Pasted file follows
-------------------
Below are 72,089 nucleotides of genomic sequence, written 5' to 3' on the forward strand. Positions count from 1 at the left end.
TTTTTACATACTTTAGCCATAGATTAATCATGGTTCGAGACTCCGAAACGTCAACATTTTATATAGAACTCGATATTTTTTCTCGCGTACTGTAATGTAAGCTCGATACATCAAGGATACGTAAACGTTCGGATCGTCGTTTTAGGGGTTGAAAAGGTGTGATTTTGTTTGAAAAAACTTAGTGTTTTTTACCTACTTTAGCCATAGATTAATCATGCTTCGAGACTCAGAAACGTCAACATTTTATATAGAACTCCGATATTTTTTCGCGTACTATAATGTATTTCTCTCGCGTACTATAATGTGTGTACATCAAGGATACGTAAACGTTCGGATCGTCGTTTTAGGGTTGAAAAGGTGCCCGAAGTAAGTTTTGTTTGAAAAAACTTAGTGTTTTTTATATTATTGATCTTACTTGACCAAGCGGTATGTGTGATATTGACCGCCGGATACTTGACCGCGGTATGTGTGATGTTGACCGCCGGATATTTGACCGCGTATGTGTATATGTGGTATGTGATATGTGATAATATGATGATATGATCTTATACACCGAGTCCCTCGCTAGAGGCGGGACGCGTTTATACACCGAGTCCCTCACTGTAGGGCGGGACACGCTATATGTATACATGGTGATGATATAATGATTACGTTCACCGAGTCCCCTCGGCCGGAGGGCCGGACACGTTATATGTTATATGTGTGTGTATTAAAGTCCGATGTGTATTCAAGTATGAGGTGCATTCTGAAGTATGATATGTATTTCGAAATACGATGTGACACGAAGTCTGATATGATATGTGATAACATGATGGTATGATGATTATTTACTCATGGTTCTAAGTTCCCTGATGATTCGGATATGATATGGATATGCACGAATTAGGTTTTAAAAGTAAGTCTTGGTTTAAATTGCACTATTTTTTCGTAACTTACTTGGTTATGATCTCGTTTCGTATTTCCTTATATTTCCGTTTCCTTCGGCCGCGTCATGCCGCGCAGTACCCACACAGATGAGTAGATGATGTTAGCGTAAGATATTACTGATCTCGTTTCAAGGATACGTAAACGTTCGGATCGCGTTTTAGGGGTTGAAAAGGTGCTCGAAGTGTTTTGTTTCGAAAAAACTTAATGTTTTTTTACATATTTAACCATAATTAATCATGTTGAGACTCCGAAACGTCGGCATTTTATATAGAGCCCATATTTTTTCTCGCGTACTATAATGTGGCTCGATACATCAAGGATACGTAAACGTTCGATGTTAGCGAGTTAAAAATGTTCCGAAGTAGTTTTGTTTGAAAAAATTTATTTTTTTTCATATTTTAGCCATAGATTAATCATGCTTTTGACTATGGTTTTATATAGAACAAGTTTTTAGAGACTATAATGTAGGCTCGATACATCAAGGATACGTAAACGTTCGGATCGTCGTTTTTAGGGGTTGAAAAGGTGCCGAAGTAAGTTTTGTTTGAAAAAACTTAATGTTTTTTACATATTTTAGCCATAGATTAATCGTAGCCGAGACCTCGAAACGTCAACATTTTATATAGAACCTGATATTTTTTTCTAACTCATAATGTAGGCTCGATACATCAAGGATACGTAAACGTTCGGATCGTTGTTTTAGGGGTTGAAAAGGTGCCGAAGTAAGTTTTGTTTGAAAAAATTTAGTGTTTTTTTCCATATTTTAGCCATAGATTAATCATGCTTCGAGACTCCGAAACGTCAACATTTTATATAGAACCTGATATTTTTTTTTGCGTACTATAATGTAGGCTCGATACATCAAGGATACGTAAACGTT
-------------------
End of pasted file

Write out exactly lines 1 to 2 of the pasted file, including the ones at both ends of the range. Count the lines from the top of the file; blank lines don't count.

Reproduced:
Below are 72,089 nucleotides of genomic sequence, written 5' to 3' on the forward strand. Positions count from 1 at the left end.
TTTTTACATACTTTAGCCATAGATTAATCATGGTTCGAGACTCCGAAACGTCAACATTTTATATAGAACTCGATATTTTTTCTCGCGTACTGTAATGTAAGCTCGATACATCAAGGATACGTAAACGTTCGGATCGTCGTTTTAGGGGTTGAAAAGGTGTGATTTTGTTTGAAAAAACTTAGTGTTTTTTACCTACTTTAGCCATAGATTAATCATGCTTCGAGACTCAGAAACGTCAACATTTTATATAGAACTCCGATATTTTTTCGCGTACTATAATGTATTTCTCTCGCGTACTATAATGTGTGTACATCAAGGATACGTAAACGTTCGGATCGTCGTTTTAGGGTTGAAAAGGTGCCCGAAGTAAGTTTTGTTTGAAAAAACTTAGTGTTTTTTATATTATTGATCTTACTTGACCAAGCGGTATGTGTGATATTGACCGCCGGATACTTGACCGCGGTATGTGTGATGTTGACCGCCGGATATTTGACCGCGTATGTGTATATGTGGTATGTGATATGTGATAATATGATGATATGATCTTATACACCGAGTCCCTCGCTAGAGGCGGGACGCGTTTATACACCGAGTCCCTCACTGTAGGGCGGGACACGCTATATGTATACATGGTGATGATATAATGATTACGTTCACCGAGTCCCCTCGGCCGGAGGGCCGGACACGTTATATGTTATATGTGTGTGTATTAAAGTCCGATGTGTATTCAAGTATGAGGTGCATTCTGAAGTATGATATGTATTTCGAAATACGATGTGACACGAAGTCTGATATGATATGTGATAACATGATGGTATGATGATTATTTACTCATGGTTCTAAGTTCCCTGATGATTCGGATATGATATGGATATGCACGAATTAGGTTTTAAAAGTAAGTCTTGGTTTAAATTGCACTATTTTTTCGTAACTTACTTGGTTATGATCTCGTTTCGTATTTCCTTATATTTCCGTTTCCTTCGGCCGCGTCATGCCGCGCAGTACCCACACAGATGAGTAGATGATGTTAGCGTAAGATATTACTGATCTCGTTTCAAGGATACGTAAACGTTCGGATCGCGTTTTAGGGGTTGAAAAGGTGCTCGAAGTGTTTTGTTTCGAAAAAACTTAATGTTTTTTTACATATTTAACCATAATTAATCATGTTGAGACTCCGAAACGTCGGCATTTTATATAGAGCCCATATTTTTTCTCGCGTACTATAATGTGGCTCGATACATCAAGGATACGTAAACGTTCGATGTTAGCGAGTTAAAAATGTTCCGAAGTAGTTTTGTTTGAAAAAATTTATTTTTTTTCATATTTTAGCCATAGATTAATCATGCTTTTGACTATGGTTTTATATAGAACAAGTTTTTAGAGACTATAATGTAGGCTCGATACATCAAGGATACGTAAACGTTCGGATCGTCGTTTTTAGGGGTTGAAAAGGTGCCGAAGTAAGTTTTGTTTGAAAAAACTTAATGTTTTTTACATATTTTAGCCATAGATTAATCGTAGCCGAGACCTCGAAACGTCAACATTTTATATAGAACCTGATATTTTTTTCTAACTCATAATGTAGGCTCGATACATCAAGGATACGTAAACGTTCGGATCGTTGTTTTAGGGGTTGAAAAGGTGCCGAAGTAAGTTTTGTTTGAAAAAATTTAGTGTTTTTTTCCATATTTTAGCCATAGATTAATCATGCTTCGAGACTCCGAAACGTCAACATTTTATATAGAACCTGATATTTTTTTTTGCGTACTATAATGTAGGCTCGATACATCAAGGATACGTAAACGTT